Related topics: species · fossil

Q&A: Meet the bug that tastes 'like quinine with habanero'

What is velvety, red, pea-sized and can be seen scurrying across the ground in the desert Southwest after a torrential rainstorm? If you have no clue, you're not alone. According to Justin Schmidt, an adjunct scientist with ...

Eating fire ants could prepare lizards for future fire ant attack

Eating fire ants might prepare a lizard's immune system to be stung by the ants, according to a new study by researchers at Penn State. The study comprehensively assessed how the immune system responds to lizards eating and ...

Tiny limbs and long bodies: Coordinating lizard locomotion

Snakes and lizards have distinct body movement patterns. Lizards bend from side to side as they retract their legs to walk or run. Snakes, on the other hand, slither and undulate, like a wave that travels down the body. However, ...

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Lizard

Many, see text.

Lizards are a very large and widespread group of squamate reptiles, with nearly 5,000 species, ranging across all continents except Antarctica as well as most oceanic island chains. The group, traditionally recognized as the suborder Lacertilia, is defined as all extant members of the Lepidosauria (reptiles with overlapping scales) which are neither sphenodonts (i.e., Tuatara) nor snakes. While the snakes are recognized as falling phylogenetically within the anguimorph lizards from which they evolved, the sphenodonts are the sister group to the squamates, the larger monophyletic group which includes both the lizards and the snakes.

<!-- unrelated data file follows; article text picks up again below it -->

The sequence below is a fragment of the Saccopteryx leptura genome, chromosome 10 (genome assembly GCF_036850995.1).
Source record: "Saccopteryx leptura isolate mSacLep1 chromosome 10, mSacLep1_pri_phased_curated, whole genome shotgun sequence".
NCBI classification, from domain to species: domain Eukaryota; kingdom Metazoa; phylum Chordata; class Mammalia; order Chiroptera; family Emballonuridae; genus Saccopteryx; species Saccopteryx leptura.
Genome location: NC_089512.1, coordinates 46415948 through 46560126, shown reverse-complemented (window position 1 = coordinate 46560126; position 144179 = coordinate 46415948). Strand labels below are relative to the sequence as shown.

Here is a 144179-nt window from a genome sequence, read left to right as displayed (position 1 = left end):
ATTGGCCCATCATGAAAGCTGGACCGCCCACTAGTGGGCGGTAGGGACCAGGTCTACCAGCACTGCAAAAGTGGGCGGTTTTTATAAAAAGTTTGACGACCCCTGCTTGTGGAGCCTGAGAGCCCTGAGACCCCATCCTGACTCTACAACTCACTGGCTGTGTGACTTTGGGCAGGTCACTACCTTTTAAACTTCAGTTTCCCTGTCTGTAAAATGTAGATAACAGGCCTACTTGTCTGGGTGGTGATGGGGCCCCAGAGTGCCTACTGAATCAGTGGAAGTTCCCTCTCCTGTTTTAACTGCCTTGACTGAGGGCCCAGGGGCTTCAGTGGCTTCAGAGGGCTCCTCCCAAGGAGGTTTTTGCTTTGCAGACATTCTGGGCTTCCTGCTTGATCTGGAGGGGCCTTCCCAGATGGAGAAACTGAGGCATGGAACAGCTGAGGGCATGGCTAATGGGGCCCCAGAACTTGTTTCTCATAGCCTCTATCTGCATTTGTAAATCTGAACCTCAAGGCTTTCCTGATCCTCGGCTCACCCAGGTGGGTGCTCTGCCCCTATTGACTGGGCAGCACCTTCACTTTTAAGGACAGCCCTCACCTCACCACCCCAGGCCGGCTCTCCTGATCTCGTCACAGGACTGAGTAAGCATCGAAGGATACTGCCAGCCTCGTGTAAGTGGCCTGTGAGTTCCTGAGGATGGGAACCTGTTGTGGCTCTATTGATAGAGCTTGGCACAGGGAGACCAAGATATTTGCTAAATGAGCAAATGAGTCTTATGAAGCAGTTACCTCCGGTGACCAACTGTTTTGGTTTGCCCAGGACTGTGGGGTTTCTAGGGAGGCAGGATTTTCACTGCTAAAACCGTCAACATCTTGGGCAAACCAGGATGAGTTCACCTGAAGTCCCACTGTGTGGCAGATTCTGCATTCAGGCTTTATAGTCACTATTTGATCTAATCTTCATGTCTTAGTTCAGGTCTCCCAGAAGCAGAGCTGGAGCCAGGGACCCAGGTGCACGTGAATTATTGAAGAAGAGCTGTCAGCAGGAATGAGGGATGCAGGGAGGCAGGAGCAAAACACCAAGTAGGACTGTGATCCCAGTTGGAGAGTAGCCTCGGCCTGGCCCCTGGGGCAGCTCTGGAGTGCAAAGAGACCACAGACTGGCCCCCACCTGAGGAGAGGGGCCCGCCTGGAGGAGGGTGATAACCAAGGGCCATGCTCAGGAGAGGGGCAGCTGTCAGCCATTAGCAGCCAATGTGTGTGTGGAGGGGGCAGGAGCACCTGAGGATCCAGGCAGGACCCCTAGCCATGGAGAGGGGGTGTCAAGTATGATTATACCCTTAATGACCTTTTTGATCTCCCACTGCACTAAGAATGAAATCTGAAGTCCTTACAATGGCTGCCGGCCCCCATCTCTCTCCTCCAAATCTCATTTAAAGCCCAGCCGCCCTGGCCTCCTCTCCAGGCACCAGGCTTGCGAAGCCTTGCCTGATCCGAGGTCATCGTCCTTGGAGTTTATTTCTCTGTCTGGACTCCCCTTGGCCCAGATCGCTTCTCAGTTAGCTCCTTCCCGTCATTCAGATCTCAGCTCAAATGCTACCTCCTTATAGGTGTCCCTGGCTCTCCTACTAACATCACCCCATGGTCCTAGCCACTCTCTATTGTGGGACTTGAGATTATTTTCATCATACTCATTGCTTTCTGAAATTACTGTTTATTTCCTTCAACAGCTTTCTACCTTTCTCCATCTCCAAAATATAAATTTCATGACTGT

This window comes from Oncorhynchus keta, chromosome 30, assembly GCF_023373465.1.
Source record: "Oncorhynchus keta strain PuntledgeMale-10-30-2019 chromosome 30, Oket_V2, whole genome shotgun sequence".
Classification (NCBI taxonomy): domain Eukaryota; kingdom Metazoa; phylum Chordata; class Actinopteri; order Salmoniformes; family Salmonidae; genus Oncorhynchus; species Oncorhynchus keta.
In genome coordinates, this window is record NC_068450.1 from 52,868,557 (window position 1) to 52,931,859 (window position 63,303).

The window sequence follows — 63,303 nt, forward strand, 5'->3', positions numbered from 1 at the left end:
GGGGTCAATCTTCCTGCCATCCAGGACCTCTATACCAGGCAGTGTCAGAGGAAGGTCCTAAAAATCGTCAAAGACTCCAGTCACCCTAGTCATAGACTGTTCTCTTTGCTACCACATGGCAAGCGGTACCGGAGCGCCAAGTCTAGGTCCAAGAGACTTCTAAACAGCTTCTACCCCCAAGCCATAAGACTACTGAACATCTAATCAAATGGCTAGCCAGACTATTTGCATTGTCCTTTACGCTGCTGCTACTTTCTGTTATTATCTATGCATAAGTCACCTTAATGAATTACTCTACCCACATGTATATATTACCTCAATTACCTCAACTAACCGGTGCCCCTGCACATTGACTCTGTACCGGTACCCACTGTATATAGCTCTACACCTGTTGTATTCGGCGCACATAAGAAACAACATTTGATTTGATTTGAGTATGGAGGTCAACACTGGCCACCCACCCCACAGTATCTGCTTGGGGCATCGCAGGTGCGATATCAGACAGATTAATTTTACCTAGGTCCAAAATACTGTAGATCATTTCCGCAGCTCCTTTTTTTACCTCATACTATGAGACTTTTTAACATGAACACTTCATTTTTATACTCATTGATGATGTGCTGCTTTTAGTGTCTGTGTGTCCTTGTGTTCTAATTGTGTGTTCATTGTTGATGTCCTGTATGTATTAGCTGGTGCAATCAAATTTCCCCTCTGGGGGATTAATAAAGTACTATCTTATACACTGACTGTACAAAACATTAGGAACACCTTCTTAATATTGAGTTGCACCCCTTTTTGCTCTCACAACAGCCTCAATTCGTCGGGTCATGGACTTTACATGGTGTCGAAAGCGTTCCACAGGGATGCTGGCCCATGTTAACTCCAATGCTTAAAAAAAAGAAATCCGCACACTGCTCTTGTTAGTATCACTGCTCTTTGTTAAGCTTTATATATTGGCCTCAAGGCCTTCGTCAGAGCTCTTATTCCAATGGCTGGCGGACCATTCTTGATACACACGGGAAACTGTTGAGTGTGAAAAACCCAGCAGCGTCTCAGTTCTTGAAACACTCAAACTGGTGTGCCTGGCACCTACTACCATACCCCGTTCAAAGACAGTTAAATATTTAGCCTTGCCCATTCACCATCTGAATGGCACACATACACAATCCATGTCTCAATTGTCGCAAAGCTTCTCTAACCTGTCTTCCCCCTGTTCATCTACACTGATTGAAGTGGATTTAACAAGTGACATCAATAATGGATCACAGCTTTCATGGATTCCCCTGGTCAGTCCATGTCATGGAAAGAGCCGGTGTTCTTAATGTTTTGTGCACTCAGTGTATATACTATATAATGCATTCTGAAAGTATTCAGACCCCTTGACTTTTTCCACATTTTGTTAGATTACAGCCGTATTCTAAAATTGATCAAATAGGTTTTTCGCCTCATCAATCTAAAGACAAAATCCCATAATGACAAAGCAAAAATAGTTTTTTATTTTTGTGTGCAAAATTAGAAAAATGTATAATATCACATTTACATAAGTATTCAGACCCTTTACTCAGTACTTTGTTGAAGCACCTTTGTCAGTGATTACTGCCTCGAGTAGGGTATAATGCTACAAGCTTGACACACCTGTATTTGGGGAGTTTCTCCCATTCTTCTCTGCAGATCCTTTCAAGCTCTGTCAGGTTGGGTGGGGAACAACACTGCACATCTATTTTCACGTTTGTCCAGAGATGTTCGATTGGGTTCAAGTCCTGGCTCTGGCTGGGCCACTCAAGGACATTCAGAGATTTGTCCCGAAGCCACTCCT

Lizards typically have limbs and external ears, while snakes lack both these characteristics. However, because they are defined negatively as excluding snakes, lizards have no unique distinguishing characteristic as a group. Lizards and snakes share a movable quadrate bone, distinguishing them from the sphenodonts which have a more primitive and solid diapsid skull. Many lizards can detach their tails in order to escape from predators, an act called autotomy, but this trait is not universal. Vision, including color vision, is particularly well developed in most lizards, and most communicate with body language or bright colors on their bodies as well as with pheromones. The adult length of species within the suborder ranges from a few centimeters for some chameleons and geckos to nearly three meters (9 feet, 6 inches) in the case of the largest living varanid lizard, the Komodo Dragon. Some extinct varanids reached great size. The extinct aquatic mosasaurs reached 17.5 meters, and the giant monitor Megalania prisca is estimated to have reached perhaps seven meters.

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